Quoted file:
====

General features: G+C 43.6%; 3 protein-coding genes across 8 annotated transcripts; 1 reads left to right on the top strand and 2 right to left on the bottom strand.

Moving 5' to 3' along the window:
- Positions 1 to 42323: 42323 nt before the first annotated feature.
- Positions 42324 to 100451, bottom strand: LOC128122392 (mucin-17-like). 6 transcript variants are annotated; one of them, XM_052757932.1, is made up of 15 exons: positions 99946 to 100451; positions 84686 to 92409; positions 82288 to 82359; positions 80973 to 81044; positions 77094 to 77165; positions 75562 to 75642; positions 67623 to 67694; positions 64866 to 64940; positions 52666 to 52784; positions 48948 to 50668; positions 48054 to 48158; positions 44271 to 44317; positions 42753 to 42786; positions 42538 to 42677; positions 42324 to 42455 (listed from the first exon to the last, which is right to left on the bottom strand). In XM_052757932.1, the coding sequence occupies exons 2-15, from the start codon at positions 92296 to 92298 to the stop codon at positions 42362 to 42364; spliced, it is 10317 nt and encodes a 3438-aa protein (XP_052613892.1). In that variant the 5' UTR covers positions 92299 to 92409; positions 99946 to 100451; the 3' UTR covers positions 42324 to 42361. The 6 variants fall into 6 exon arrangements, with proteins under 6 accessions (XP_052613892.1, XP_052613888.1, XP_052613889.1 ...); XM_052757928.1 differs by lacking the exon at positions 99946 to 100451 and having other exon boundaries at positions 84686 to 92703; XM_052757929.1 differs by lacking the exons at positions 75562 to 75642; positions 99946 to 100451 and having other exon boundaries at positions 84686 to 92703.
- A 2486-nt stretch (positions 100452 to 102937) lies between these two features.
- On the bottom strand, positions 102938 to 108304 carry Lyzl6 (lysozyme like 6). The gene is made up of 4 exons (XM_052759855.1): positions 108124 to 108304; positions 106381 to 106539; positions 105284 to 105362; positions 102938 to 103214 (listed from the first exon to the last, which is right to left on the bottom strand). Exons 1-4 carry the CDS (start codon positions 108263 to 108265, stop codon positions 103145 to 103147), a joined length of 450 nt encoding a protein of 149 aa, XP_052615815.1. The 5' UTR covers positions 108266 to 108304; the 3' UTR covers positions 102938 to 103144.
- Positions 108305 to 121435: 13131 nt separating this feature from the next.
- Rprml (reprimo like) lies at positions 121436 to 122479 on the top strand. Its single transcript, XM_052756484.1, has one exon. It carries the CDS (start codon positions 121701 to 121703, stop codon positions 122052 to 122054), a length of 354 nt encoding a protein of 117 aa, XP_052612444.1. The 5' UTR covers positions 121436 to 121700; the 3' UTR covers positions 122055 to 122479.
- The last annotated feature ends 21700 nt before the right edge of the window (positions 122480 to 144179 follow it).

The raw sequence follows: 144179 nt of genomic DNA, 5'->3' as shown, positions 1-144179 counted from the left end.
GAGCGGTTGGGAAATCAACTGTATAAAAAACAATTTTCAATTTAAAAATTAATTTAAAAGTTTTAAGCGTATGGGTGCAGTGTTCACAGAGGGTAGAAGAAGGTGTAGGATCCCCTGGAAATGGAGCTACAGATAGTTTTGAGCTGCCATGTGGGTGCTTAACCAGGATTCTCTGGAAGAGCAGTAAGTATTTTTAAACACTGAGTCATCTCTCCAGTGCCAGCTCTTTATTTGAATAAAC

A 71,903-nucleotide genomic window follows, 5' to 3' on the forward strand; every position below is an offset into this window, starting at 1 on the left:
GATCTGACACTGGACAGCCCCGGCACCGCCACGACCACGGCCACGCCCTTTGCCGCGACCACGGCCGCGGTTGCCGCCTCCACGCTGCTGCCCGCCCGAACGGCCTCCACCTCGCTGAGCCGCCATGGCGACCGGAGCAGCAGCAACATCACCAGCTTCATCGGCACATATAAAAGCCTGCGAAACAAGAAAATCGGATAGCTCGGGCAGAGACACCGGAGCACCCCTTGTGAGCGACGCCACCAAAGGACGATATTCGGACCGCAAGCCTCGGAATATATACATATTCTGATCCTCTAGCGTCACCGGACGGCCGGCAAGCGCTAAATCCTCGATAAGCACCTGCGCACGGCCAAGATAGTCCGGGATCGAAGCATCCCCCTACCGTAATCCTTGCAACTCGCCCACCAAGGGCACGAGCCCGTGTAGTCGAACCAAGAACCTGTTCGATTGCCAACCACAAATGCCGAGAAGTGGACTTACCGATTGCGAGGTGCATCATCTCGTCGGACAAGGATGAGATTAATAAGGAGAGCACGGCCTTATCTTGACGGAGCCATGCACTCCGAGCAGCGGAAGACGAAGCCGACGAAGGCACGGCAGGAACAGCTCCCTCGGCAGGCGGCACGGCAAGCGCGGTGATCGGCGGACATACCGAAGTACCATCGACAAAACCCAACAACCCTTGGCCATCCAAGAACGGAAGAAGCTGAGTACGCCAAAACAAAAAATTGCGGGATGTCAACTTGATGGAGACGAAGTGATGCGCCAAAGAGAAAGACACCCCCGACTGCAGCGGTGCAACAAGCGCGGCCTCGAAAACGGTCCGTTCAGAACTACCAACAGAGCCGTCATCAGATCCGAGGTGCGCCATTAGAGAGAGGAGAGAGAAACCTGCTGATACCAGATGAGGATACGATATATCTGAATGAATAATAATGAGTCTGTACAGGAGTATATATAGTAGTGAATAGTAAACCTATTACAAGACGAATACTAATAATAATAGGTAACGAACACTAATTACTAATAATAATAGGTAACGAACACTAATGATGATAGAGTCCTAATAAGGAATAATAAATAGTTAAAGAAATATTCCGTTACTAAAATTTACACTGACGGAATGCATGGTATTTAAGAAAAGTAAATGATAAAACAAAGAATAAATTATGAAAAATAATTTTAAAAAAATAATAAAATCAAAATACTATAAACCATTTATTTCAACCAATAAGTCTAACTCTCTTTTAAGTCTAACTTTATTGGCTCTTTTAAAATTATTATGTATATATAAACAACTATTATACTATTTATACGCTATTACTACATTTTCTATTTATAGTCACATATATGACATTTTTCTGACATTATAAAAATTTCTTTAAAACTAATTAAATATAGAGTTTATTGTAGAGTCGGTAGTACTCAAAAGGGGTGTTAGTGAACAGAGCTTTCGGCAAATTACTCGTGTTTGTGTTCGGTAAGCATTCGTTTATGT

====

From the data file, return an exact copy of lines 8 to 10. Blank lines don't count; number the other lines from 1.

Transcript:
- Rprml (reprimo like) lies at positions 121436 to 122479 on the top strand. Its single transcript, XM_052756484.1, has one exon. It carries the CDS (start codon positions 121701 to 121703, stop codon positions 122052 to 122054), a length of 354 nt encoding a protein of 117 aa, XP_052612444.1. The 5' UTR covers positions 121436 to 121700; the 3' UTR covers positions 122055 to 122479.
- The last annotated feature ends 21700 nt before the right edge of the window (positions 122480 to 144179 follow it).

The raw sequence follows: 144179 nt of genomic DNA, 5'->3' as shown, positions 1-144179 counted from the left end.